This says it. Most Americans believe that "somebody else" is paying for their medical care -- either the insurance company, their employer, or the gov't. So, since it isn't their money, they want to do anything the doctor recommends. If the insurance company pushes too hard, it will find itself dealing with a complaint to the state insurance commissioner.

The "stimulus" bill included money for researching most effective practices. Some people where strongly against it because it might lead to the gov't deciding not to pay for some things. IMO, we won't make sustained progress on medical expenses until lots of people can see the cost in their own budget.
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Old 06-30-2009, 12:17 PM   #7
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And the way our system is set up now many of those people don't pay much for it out of their own pocket so they just consume whatever their doctor says to without regard for cost. Insurance companies increase premiums to cover all the excess care. And employers reduce wages to pay for the higher insurance premiums. Ultimately the customer pays for his care, he just doesn't pay for it directly . . . and that is a huge part of the problem.
I guess that must be it - just disconnected enough that it breaks the cause/effect relationship. Still seems like it would work back eventually, but as has been pointed out, there are risks to cutting back too.

Broken system, but based on the way other bills I've read are structured, I really, really fear that the govt will make it worse, not better

A real shame, because I actually think we are in need of some govt oversight in this area , along the lines of what samclem has defined - everyone required to have ins, the ins cos required to take all applicants, taxpayers pay for those who can't - because there really is no other way to cover everyone, and no other way for the ins cos to not pick and choose and provide reasonable cost coverage to 'existing condition' people.

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Old 06-30-2009, 12:18 PM   #8
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This says it. Most Americans believe that "somebody else" is paying for their medical care -- either the insurance company, their employer, or the gov't. So, since it isn't their money, they want to do anything the doctor recommends. If the insurance company pushes too hard, it will find itself dealing with a complaint to the state insurance commissioner.

The "stimulus" bill included money for researching most effective practices. Some people where strongly against it because it might lead to the gov't deciding not to pay for some things. IMO, we won't make sustained progress on medical expenses until lots of people can see the cost in their own budget.
But when health care is the most expensive often we are not in a position to make a judgment or even care about cost. For example, note this post today in another thread:
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Sure, and when you're the dad waiting for 15 minutes with a nurse in the maternity room next to the emergency ER that's not even the worst thing. In fact, I'm very money-oriented and at that point the money was the last thing on my mind.

2Cor521

We should be entitled to rely on experts to help us determine the best course. Shopping is not so easy for things like health care and legal services.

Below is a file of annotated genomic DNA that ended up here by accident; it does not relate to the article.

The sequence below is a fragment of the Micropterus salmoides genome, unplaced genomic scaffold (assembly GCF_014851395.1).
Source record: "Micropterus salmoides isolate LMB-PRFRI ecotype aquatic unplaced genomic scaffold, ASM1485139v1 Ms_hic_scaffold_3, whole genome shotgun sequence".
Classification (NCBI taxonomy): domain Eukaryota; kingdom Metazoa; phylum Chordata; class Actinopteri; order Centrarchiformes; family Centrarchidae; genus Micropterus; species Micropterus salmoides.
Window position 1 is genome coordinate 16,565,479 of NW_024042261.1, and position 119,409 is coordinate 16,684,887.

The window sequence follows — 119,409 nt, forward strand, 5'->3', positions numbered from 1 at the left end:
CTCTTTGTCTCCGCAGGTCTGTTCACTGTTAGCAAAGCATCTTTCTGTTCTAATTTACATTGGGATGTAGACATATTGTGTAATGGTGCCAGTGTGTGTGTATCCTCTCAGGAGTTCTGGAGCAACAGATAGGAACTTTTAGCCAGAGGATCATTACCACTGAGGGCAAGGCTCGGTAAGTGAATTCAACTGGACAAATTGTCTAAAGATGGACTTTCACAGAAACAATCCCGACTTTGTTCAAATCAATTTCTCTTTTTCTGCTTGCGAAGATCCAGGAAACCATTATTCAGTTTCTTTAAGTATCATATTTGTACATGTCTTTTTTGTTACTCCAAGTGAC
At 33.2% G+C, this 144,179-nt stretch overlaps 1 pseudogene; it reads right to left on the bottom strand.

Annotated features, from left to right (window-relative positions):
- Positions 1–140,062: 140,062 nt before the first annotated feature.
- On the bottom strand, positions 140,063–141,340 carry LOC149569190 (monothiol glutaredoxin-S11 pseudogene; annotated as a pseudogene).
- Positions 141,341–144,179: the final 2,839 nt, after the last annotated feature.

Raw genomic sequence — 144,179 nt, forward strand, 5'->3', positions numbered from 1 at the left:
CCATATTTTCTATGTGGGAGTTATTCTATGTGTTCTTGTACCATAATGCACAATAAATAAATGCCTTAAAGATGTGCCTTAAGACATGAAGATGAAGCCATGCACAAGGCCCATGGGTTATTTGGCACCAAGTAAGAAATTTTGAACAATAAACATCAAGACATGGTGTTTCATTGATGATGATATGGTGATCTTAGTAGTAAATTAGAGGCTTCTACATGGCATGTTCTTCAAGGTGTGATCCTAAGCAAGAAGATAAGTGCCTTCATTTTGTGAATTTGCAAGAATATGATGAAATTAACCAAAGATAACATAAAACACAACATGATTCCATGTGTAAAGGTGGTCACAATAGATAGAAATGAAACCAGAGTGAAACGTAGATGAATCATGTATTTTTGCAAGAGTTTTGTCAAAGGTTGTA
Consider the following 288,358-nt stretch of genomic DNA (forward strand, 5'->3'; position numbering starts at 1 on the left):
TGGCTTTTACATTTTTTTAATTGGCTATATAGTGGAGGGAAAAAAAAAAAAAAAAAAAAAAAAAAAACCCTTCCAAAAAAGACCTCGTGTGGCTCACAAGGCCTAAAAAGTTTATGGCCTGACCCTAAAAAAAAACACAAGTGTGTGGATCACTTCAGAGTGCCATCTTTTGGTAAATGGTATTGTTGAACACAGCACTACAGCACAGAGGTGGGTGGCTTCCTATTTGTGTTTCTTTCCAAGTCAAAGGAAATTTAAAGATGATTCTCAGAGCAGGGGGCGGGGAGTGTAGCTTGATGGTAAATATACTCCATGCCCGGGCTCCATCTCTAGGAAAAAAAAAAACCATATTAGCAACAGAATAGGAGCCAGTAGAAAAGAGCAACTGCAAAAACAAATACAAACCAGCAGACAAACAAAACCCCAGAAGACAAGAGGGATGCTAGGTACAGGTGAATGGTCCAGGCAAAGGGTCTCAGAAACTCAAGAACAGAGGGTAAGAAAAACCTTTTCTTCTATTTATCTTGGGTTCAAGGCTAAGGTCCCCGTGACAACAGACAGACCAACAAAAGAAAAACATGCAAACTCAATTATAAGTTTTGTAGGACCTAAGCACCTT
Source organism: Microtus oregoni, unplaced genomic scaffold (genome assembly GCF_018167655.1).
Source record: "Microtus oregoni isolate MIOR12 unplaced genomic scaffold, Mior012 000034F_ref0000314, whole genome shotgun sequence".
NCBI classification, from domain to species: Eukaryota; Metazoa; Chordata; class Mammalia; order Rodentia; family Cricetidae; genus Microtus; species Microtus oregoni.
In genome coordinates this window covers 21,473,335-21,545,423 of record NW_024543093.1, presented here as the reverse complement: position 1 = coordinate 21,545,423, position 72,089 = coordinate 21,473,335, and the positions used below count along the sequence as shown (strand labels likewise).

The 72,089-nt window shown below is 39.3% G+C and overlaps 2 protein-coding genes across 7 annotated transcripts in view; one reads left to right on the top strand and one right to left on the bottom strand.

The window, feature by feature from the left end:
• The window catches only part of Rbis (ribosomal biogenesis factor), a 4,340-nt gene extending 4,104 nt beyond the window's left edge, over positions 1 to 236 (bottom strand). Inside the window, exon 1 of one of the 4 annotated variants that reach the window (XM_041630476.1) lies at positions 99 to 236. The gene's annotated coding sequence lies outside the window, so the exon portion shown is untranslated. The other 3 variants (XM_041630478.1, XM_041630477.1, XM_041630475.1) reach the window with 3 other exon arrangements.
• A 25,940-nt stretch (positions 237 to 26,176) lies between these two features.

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Old 06-30-2009, 01:21 PM   #9
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But when health care is the most expensive often we are not in a position to make a judgment or even care about cost. For example, note this post today in another thread:

We should be entitled to rely on experts to help us determine the best course. Shopping is not so easy for things like health care and legal services.
You are correct, this is why we need to see the cost of care in advance. For example, if everyone bought health insurance on an individual, non-subsidized basis, we'd see the cost when we are healthy enough to think about what kinds of things might control the cost. There could be a constituency for doing the research to determine cost-effective treatment programs.

But I don't want to suggest the "answer" is private insurance. We could also see the cost if all gov't programs were funded by a single, visible health care tax. IMO, that would at least get a lot of people thinking about the size of the problem. Note that only 1/4 the taxpayer portion of Medicare shows up in our paychecks as a visible tax. The other 3/4 is hidden (the so-call "employer share" and FIT). So people consistently underestimate how expensive Medicare really is.

I'm not saying "don't listen to the experts". But the stories about dramatic differences in costs which appear unrelated to differences in outcomes make me think that the "experts" aren't using the scientific tools that we expect experts to use, and it appears that most of the people paying their salaries don't really care.
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Old 06-30-2009, 05:51 PM   #10
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If the insurance companies only pay what is "reasonable and customary", does that mean those without insurance pay unreasonable and unusual fees for health care.
Yes.

And not just those without insurance. The patient is stuck with the bill for anything the insurance company deems unreasonable.
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Old 06-30-2009, 06:20 PM   #11